SSAT National Conference workshop presenter Claire Bishop, assistant principal and director of research at Sir Christopher Hatton Academy writes.
The current educational climate is calling for more research in schools. The government has appointed research schools across the country, the Chartered College of Teaching has promised to make research-informed practice part of the future of teaching and recently schools minister Nick Gibb has criticised any academics who refuse to work with the teaching profession.
So how can we ensure that our schools are research centred? Although we are all still learning what this may look like and are evaluating the impact of our actions, here are my dos and don’ts of establishing a research culture in your school.
Do understand the difference between evidence-informed practice and action research
A teacher who is up to date with current educational research, implementing strategies that have been effective elsewhere and internally evaluating their impact on his/her classroom is an evidence-informed practitioner. A teacher who engages with action research undertakes more formal, usually written, pieces of research. While all teachers should be research informed, forcing teachers to undertake action research can have a negative impact. We don’t want to make undertaking action research a chore – but we should engage all staff in being research informed and provide CPD options to enable staff to engage with research.
Do give time and space for people to reflect on their own practice
At our academy, we are lucky in that we have an hour a week in which staff have the time to either conduct mentoring with students or engage with action research. Whatever your circumstances, time to reflect and discuss the impact research can have on a classroom is essential. If possible, do it away from classrooms. Physically moving to a different location can help create a clearer headspace and stop teachers thinking about their long to-do list rather than reflecting!
Do create a baseline for where you started
Measuring the impact of research in schools can boost staff morale and pupil outcomes. A quick survey sent out to staff can help give you a clear action plan. Asking teachers what areas they feel the school should improve can create a sense of shared ownership of any subsequent new policies or events. Regular updates on what is going on around school means that staff receive credit for their research, and team members can hear about the great things going on around the school.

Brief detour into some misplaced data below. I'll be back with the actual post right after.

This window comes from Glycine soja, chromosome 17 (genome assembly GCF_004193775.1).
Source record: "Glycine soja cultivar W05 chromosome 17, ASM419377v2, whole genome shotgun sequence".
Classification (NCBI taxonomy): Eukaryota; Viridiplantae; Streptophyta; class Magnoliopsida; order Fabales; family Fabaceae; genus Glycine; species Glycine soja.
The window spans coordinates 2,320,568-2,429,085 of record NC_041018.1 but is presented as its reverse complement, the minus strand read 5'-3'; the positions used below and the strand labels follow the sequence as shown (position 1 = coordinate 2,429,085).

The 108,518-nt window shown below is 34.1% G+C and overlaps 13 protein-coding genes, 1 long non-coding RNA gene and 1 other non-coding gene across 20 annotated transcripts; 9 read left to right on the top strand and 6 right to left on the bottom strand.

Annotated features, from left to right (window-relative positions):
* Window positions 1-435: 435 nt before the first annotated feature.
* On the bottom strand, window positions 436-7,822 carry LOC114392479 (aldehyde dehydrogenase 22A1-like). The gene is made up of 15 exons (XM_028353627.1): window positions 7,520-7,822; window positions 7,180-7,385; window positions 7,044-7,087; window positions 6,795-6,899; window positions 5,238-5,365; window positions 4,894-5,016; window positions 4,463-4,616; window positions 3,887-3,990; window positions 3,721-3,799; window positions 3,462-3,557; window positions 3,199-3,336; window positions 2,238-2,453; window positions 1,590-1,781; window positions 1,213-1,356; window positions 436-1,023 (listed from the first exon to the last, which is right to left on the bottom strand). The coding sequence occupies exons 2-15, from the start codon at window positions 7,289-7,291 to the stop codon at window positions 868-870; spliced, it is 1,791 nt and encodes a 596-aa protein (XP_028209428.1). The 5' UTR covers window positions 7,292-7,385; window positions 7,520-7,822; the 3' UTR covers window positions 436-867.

Don’t assume that everyone is as excited about engaging with research as you are
When starting my research role in January 2017, I was surprised that some members of staff were resistant to the idea of using research in their practice. The list of reasons why teachers don’t want to engage in research can include concerns about time management and workload, insecurities about how to access journals, their own research literacy and rustiness when it comes to engaging in research. All of these are understandable, but can be countered. Staff can be supported by journal clubs, academic research CPD and creating guides on where to find quick and easy research summaries for busy teachers. Creating guidance on how engaging with research can support them in their work can work well alongside appraisal of performance management. Although it isn’t about the money, demonstrating that you have investigated issues within the school improvement plan can only help in any subsequent bid for pay progression.
Don’t deliver a one-size-fits-all approach
You wouldn’t do it in a lesson, so don’t do it in the training room either. Giving a standardised programme for action research will leave teachers bored and unchallenged, or overwhelmed and disengaged. Be brave: don’t plan a year in advance with any kind of research programmes or initiatives. Instead, be reactive to the needs of your staff so you and they can create valuable research experiences.
See Claire Bishop talk about creating a research focused community to improve teaching and learning on Friday morning at the SSAT National Conference, book your place.
Discover a supportive way to approach action research with the SSAT Lead Practitioner Accreditation.
Read more on the SSAT blog: How can teachers become more evidence-informed?